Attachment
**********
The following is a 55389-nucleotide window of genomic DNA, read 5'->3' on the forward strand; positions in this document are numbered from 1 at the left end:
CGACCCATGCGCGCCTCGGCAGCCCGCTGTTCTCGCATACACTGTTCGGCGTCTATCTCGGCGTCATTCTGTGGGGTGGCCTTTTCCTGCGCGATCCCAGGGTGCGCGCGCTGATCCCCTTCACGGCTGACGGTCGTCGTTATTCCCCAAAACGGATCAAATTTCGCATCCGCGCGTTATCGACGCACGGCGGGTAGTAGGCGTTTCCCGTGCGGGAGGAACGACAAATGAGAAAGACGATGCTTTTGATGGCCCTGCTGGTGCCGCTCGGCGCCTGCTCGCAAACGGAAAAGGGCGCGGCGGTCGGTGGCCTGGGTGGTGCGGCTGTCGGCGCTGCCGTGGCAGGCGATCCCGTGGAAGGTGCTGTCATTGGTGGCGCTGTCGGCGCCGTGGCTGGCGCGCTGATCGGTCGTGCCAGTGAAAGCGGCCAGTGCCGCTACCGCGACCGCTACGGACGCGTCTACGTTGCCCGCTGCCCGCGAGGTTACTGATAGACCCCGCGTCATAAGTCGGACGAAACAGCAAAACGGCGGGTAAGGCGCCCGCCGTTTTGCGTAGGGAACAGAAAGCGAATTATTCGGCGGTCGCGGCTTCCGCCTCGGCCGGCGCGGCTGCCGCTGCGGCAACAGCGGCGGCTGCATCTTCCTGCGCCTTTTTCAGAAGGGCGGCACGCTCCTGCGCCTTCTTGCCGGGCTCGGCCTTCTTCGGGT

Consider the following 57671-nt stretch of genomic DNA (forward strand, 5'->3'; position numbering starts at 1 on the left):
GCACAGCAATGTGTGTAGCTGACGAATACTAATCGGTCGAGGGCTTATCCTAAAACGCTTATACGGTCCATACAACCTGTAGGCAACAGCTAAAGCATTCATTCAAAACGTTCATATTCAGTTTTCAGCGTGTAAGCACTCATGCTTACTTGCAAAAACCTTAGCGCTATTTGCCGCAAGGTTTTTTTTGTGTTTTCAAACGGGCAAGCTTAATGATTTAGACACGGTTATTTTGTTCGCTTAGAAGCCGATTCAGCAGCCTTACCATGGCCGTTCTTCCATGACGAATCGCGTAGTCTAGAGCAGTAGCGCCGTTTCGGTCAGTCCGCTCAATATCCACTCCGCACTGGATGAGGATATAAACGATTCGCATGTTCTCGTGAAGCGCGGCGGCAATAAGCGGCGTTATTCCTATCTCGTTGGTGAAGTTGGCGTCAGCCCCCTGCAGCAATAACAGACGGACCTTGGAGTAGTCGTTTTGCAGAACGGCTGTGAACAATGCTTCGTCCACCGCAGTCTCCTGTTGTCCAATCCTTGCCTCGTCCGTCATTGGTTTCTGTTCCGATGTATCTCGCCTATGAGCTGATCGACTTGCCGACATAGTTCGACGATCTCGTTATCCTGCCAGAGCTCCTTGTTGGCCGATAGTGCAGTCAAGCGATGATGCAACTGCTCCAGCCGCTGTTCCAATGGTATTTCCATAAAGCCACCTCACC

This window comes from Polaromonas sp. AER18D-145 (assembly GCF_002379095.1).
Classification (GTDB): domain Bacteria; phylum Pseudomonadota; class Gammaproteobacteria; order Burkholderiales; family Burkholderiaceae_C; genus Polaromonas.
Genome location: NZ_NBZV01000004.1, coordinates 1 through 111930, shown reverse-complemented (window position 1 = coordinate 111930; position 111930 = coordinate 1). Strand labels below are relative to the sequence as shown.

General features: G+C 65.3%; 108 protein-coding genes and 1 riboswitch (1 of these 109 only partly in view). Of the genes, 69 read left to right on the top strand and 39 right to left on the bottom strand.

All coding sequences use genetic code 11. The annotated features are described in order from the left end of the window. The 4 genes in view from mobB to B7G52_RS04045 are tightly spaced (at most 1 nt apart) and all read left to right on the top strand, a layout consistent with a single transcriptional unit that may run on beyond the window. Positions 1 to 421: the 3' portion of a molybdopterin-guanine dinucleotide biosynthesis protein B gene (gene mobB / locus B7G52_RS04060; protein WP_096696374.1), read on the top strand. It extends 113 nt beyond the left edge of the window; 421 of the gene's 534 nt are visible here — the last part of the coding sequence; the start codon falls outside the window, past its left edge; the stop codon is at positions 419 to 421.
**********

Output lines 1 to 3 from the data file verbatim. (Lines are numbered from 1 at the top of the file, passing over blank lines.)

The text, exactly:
The following is a 55389-nucleotide window of genomic DNA, read 5'->3' on the forward strand; positions in this document are numbered from 1 at the left end:
CGACCCATGCGCGCCTCGGCAGCCCGCTGTTCTCGCATACACTGTTCGGCGTCTATCTCGGCGTCATTCTGTGGGGTGGCCTTTTCCTGCGCGATCCCAGGGTGCGCGCGCTGATCCCCTTCACGGCTGACGGTCGTCGTTATTCCCCAAAACGGATCAAATTTCGCATCCGCGCGTTATCGACGCACGGCGGGTAGTAGGCGTTTCCCGTGCGGGAGGAACGACAAATGAGAAAGACGATGCTTTTGATGGCCCTGCTGGTGCCGCTCGGCGCCTGCTCGCAAACGGAAAAGGGCGCGGCGGTCGGTGGCCTGGGTGGTGCGGCTGTCGGCGCTGCCGTGGCAGGCGATCCCGTGGAAGGTGCTGTCATTGGTGGCGCTGTCGGCGCCGTGGCTGGCGCGCTGATCGGTCGTGCCAGTGAAAGCGGCCAGTGCCGCTACCGCGACCGCTACGGACGCGTCTACGTTGCCCGCTGCCCGCGAGGTTACTGATAGACCCCGCGTCATAAGTCGGACGAAACAGCAAAACGGCGGGTAAGGCGCCCGCCGTTTTGCGTAGGGAACAGAAAGCGAATTATTCGGCGGTCGCGGCTTCCGCCTCGGCCGGCGCGGCTGCCGCTGCGGCAACAGCGGCGGCTGCATCTTCCTGCGCCTTTTTCAGAAGGGCGGCACGCTCCTGCGCCTTCTTGCCGGGCTCGGCCTTCTTCGGGT

Consider the following 57671-nt stretch of genomic DNA (forward strand, 5'->3'; position numbering starts at 1 on the left):